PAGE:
Neuroscience: Where Western Medicine and Chinese Medicine Can Come Together
The recent advances in neuroscience are truly incredible. With this expansion of scientific knowledge, I would like to see even more research into the neuroscientific basic of acupuncture and Chinese Medicine.
January, 2003, Vol. 03, Issue 01
Illinois Joins Ranks of the Regulated
HB 2271 Takes Effect January 1, 2003
By Editorial Staff
As of December 4, 2002, HB 2271 is the law of the land in Illinois, officially regulating the practice of massage and bodywork. Illinois becomes the 31st state to adopt regulatory requirements for the massage profession.
The bill's passage culminates nearly two years of work that began when the bill was introduced to the Illinois House of Representatives on February 22, 2001.The text of the bill, which reflects several significant amendments, mandates regulation of the state's massage therapy profession as follows:
Beginning January 1, 2004, persons engaged in massage for compensation must be licensed by the Department. The Department shall issue a license to an individual who meets all of the following requirements:
As noted in the text, the bill stipulates the use of the National Certification Board for Therapeutic Massage and Bodywork's (NCBTMB) National Certification Exam (NCE) as the entry-level examination credential for Illinois massage practitioners. While Illinois is the 26th state to adopt the NCE as a regulatory standard, it is the first to require that practitioners keep their certification current.
(a) For a period of one year after the effective date of the rules adopted under this Act, the Department may issue a license to an individual who, in addition to meeting the requirements set forth in paragraphs (1) and (2) of Section 15 [licensure requirements above], produces proof that he or she has met at least one of the following requirements before the effective date of this Act:
(b) An applicant who can show proof of having engaged in the practice of massage therapy for at least 10 hours per week for a minimum of one year prior to the effective date of this Act and has less than 100 hours of formal training or has been practicing for less than one year with 100 hours of formal training must complete at least 100 additional hours of formal training consisting of at least 25 hours in anatomy and physiology by January 1, 2004.
(c) An applicant who has training from another state or country may qualify for a license under subsection (a) by showing proof of meeting the requirements of that state or country and demonstrating that those requirements are substantially the same as the requirements in this Section.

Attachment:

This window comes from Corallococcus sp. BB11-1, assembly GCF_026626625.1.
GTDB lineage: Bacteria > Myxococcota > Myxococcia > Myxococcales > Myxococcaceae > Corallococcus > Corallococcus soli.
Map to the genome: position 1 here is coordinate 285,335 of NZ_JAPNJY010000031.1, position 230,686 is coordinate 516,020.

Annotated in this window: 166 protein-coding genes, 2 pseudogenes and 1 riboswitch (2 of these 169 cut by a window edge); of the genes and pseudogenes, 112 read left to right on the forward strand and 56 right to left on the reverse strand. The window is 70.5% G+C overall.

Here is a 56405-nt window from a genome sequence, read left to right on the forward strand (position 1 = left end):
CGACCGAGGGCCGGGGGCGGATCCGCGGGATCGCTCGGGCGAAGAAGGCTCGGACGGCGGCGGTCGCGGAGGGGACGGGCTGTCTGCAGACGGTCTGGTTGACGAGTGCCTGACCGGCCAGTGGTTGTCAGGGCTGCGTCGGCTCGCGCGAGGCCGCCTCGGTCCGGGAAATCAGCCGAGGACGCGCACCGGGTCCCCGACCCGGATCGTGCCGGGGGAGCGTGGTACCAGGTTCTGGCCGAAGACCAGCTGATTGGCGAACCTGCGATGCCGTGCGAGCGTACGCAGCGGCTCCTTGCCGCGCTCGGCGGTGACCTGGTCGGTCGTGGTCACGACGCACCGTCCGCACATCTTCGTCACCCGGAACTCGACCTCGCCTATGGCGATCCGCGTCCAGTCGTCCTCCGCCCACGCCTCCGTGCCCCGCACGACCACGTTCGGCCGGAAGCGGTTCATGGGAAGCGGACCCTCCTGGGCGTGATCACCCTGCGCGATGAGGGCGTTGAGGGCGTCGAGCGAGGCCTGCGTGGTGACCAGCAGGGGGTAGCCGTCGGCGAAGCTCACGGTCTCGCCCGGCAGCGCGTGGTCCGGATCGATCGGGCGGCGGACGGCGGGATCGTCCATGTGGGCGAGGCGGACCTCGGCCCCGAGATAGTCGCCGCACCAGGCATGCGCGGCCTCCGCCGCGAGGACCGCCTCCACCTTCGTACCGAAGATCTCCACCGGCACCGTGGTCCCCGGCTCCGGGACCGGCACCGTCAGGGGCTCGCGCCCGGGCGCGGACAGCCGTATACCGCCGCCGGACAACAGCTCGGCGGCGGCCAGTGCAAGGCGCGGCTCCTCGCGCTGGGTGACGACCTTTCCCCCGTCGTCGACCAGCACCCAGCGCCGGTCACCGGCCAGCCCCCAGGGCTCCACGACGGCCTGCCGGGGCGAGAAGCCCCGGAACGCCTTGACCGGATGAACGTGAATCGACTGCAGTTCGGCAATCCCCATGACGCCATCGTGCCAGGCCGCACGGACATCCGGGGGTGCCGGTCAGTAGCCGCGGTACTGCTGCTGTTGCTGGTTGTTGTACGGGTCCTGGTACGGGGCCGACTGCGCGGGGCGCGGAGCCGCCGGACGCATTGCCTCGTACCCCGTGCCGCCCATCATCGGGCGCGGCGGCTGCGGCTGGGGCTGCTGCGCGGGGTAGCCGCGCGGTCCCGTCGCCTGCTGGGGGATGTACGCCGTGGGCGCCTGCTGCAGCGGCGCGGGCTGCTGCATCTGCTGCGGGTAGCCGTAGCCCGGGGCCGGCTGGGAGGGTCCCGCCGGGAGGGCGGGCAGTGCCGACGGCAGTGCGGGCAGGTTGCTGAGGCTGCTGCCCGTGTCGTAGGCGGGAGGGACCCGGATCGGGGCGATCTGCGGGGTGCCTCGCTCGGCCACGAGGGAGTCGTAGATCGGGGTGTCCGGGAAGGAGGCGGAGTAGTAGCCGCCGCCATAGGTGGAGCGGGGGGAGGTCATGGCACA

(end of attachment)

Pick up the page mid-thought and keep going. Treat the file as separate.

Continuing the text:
The bill includes a Governor's Amendatory Veto that delays until January 1, 2004, the section of the bill that deletes a municipality's authority to regulate massage. In effect, this allows individual jurisdictions (specifically, the city of Chicago) to continue to regulate massage until all elements of the regulatory infrastructure are in place, including a state board of massage. HB 2271 takes effect on January 1, 2003.
HB 2271 is one of several massage bills passed by state legislatures in recent months. As reported in the November 2002 issue of Massage Today,1 California legislators recently approved two pieces of massage legislation: SB 577, a freedom-of-practice bill that protects unlicensed practitioners from violations of the Medical Practice Act; and AB 15, which requires business licenses for practitioners working as independent contractors. Many other states have introduced massage bills to their respective state legislatures, or are in the process of doing so.
Mississippi was the last state before Illinois to adopt massage regulations, passing SB 2360 in April 2001.2 With Illinois now joining that group, only 19 states remain without legislation regulating the practice of massage therapy. As the number of unregulated states dwindles, one can be certain the debate over the merits of professional licensure will only intensify.
You can track the progress of legislative efforts in those states, and the reaction of the massage and bodywork community, in upcoming issues of Massage Today.